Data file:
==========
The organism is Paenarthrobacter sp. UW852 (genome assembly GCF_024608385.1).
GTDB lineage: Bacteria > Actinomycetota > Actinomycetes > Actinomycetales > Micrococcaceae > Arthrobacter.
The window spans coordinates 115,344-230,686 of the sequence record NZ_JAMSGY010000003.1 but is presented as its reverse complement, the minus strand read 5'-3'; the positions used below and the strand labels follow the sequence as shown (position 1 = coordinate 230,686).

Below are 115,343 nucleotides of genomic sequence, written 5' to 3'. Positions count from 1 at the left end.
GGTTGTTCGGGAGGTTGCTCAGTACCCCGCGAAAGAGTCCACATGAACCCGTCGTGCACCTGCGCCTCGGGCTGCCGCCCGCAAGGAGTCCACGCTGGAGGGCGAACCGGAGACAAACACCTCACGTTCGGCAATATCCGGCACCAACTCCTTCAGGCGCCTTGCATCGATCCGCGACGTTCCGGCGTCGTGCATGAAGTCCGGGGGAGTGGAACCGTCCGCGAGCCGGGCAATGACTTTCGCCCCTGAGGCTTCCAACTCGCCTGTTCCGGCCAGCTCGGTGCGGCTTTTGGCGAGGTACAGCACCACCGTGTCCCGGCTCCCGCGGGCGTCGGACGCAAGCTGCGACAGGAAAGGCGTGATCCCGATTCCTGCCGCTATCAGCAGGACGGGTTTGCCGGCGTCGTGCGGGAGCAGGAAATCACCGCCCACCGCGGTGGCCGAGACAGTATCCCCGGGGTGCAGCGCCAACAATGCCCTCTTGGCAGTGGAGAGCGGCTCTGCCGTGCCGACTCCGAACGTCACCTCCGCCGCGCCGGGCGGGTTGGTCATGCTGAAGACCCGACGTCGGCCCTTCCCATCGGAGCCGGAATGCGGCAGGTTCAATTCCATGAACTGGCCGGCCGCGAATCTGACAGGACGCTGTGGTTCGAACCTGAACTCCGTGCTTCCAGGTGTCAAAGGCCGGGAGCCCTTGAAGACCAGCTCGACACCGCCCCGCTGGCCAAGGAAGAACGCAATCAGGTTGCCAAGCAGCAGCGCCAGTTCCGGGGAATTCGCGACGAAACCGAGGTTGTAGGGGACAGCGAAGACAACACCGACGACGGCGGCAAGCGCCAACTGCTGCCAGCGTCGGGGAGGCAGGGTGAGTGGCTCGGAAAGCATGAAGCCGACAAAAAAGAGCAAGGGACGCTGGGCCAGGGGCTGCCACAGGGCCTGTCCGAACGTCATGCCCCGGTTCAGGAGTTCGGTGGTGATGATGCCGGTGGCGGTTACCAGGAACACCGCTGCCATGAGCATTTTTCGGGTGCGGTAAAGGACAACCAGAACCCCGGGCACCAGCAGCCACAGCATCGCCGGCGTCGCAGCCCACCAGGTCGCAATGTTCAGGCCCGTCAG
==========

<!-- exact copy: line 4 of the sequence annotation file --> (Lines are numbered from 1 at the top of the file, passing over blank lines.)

Below are 115,343 nucleotides of genomic sequence, written 5' to 3'. Positions count from 1 at the left end.